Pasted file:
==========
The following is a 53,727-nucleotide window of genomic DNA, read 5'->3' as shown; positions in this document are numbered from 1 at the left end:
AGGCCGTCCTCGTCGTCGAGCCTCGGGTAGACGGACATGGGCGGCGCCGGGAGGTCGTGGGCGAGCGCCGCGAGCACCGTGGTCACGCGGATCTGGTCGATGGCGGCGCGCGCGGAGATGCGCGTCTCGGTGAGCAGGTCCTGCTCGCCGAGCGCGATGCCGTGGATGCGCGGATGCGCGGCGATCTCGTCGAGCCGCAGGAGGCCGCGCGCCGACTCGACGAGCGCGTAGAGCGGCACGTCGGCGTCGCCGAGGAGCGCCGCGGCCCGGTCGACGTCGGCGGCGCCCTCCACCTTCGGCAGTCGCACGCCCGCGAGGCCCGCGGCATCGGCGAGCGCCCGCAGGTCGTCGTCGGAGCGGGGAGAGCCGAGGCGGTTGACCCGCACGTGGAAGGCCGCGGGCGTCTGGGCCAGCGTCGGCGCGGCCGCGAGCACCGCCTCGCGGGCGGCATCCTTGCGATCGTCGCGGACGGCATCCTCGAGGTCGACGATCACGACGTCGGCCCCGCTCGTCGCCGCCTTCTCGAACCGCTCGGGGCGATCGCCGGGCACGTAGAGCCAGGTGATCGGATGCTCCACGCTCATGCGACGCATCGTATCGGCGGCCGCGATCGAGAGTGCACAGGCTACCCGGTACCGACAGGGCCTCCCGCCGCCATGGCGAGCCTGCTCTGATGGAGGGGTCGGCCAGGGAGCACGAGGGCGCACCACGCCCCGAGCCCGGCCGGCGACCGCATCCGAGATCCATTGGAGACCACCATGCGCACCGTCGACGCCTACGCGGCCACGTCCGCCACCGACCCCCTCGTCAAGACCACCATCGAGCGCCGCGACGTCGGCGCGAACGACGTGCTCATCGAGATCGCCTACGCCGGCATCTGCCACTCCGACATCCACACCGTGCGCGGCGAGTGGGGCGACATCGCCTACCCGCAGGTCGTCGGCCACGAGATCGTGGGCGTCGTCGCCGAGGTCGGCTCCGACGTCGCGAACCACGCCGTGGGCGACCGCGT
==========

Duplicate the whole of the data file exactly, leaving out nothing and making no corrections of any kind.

The following is a 53,727-nucleotide window of genomic DNA, read 5'->3' as shown; positions in this document are numbered from 1 at the left end:
AGGCCGTCCTCGTCGTCGAGCCTCGGGTAGACGGACATGGGCGGCGCCGGGAGGTCGTGGGCGAGCGCCGCGAGCACCGTGGTCACGCGGATCTGGTCGATGGCGGCGCGCGCGGAGATGCGCGTCTCGGTGAGCAGGTCCTGCTCGCCGAGCGCGATGCCGTGGATGCGCGGATGCGCGGCGATCTCGTCGAGCCGCAGGAGGCCGCGCGCCGACTCGACGAGCGCGTAGAGCGGCACGTCGGCGTCGCCGAGGAGCGCCGCGGCCCGGTCGACGTCGGCGGCGCCCTCCACCTTCGGCAGTCGCACGCCCGCGAGGCCCGCGGCATCGGCGAGCGCCCGCAGGTCGTCGTCGGAGCGGGGAGAGCCGAGGCGGTTGACCCGCACGTGGAAGGCCGCGGGCGTCTGGGCCAGCGTCGGCGCGGCCGCGAGCACCGCCTCGCGGGCGGCATCCTTGCGATCGTCGCGGACGGCATCCTCGAGGTCGACGATCACGACGTCGGCCCCGCTCGTCGCCGCCTTCTCGAACCGCTCGGGGCGATCGCCGGGCACGTAGAGCCAGGTGATCGGATGCTCCACGCTCATGCGACGCATCGTATCGGCGGCCGCGATCGAGAGTGCACAGGCTACCCGGTACCGACAGGGCCTCCCGCCGCCATGGCGAGCCTGCTCTGATGGAGGGGTCGGCCAGGGAGCACGAGGGCGCACCACGCCCCGAGCCCGGCCGGCGACCGCATCCGAGATCCATTGGAGACCACCATGCGCACCGTCGACGCCTACGCGGCCACGTCCGCCACCGACCCCCTCGTCAAGACCACCATCGAGCGCCGCGACGTCGGCGCGAACGACGTGCTCATCGAGATCGCCTACGCCGGCATCTGCCACTCCGACATCCACACCGTGCGCGGCGAGTGGGGCGACATCGCCTACCCGCAGGTCGTCGGCCACGAGATCGTGGGCGTCGTCGCCGAGGTCGGCTCCGACGTCGCGAACCACGCCGTGGGCGACCGCGT